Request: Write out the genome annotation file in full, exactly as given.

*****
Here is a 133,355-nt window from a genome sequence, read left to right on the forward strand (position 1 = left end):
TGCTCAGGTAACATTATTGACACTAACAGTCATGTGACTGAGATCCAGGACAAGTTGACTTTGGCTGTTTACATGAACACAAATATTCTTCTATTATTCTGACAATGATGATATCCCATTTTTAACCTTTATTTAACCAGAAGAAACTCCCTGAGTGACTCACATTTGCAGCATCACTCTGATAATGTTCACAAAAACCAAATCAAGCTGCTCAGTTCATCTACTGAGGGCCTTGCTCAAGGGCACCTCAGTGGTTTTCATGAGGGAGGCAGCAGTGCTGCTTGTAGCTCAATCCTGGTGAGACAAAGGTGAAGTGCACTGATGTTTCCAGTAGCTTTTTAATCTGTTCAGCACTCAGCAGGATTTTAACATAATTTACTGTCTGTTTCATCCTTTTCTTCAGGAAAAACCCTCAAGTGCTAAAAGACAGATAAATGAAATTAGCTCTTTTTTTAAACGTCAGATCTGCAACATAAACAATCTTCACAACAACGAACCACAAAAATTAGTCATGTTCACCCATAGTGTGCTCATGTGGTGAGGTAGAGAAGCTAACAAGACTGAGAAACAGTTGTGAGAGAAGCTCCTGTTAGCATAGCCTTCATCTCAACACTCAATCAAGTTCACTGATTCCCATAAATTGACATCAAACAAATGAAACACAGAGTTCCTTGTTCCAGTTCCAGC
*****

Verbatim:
Here is a 133,355-nt window from a genome sequence, read left to right on the forward strand (position 1 = left end):
TGCTCAGGTAACATTATTGACACTAACAGTCATGTGACTGAGATCCAGGACAAGTTGACTTTGGCTGTTTACATGAACACAAATATTCTTCTATTATTCTGACAATGATGATATCCCATTTTTAACCTTTATTTAACCAGAAGAAACTCCCTGAGTGACTCACATTTGCAGCATCACTCTGATAATGTTCACAAAAACCAAATCAAGCTGCTCAGTTCATCTACTGAGGGCCTTGCTCAAGGGCACCTCAGTGGTTTTCATGAGGGAGGCAGCAGTGCTGCTTGTAGCTCAATCCTGGTGAGACAAAGGTGAAGTGCACTGATGTTTCCAGTAGCTTTTTAATCTGTTCAGCACTCAGCAGGATTTTAACATAATTTACTGTCTGTTTCATCCTTTTCTTCAGGAAAAACCCTCAAGTGCTAAAAGACAGATAAATGAAATTAGCTCTTTTTTTAAACGTCAGATCTGCAACATAAACAATCTTCACAACAACGAACCACAAAAATTAGTCATGTTCACCCATAGTGTGCTCATGTGGTGAGGTAGAGAAGCTAACAAGACTGAGAAACAGTTGTGAGAGAAGCTCCTGTTAGCATAGCCTTCATCTCAACACTCAATCAAGTTCACTGATTCCCATAAATTGACATCAAACAAATGAAACACAGAGTTCCTTGTTCCAGTTCCAGC